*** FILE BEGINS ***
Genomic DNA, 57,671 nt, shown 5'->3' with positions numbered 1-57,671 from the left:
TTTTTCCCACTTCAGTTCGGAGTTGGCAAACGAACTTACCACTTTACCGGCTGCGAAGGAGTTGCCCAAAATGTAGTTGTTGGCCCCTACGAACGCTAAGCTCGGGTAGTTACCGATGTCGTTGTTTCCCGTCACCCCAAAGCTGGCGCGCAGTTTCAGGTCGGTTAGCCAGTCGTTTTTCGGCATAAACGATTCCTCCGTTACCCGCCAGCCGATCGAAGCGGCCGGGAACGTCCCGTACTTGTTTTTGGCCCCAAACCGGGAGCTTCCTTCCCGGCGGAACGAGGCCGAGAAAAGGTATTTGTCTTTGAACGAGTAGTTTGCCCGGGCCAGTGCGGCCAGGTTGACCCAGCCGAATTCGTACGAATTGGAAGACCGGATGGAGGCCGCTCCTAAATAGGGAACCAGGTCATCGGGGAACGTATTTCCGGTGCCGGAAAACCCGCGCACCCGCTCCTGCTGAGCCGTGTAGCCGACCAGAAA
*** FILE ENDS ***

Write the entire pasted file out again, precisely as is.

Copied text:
Genomic DNA, 57,671 nt, shown 5'->3' with positions numbered 1-57,671 from the left:
TTTTTCCCACTTCAGTTCGGAGTTGGCAAACGAACTTACCACTTTACCGGCTGCGAAGGAGTTGCCCAAAATGTAGTTGTTGGCCCCTACGAACGCTAAGCTCGGGTAGTTACCGATGTCGTTGTTTCCCGTCACCCCAAAGCTGGCGCGCAGTTTCAGGTCGGTTAGCCAGTCGTTTTTCGGCATAAACGATTCCTCCGTTACCCGCCAGCCGATCGAAGCGGCCGGGAACGTCCCGTACTTGTTTTTGGCCCCAAACCGGGAGCTTCCTTCCCGGCGGAACGAGGCCGAGAAAAGGTATTTGTCTTTGAACGAGTAGTTTGCCCGGGCCAGTGCGGCCAGGTTGACCCAGCCGAATTCGTACGAATTGGAAGACCGGATGGAGGCCGCTCCTAAATAGGGAACCAGGTCATCGGGGAACGTATTTCCGGTGCCGGAAAACCCGCGCACCCGCTCCTGCTGAGCCGTGTAGCCGACCAGAAA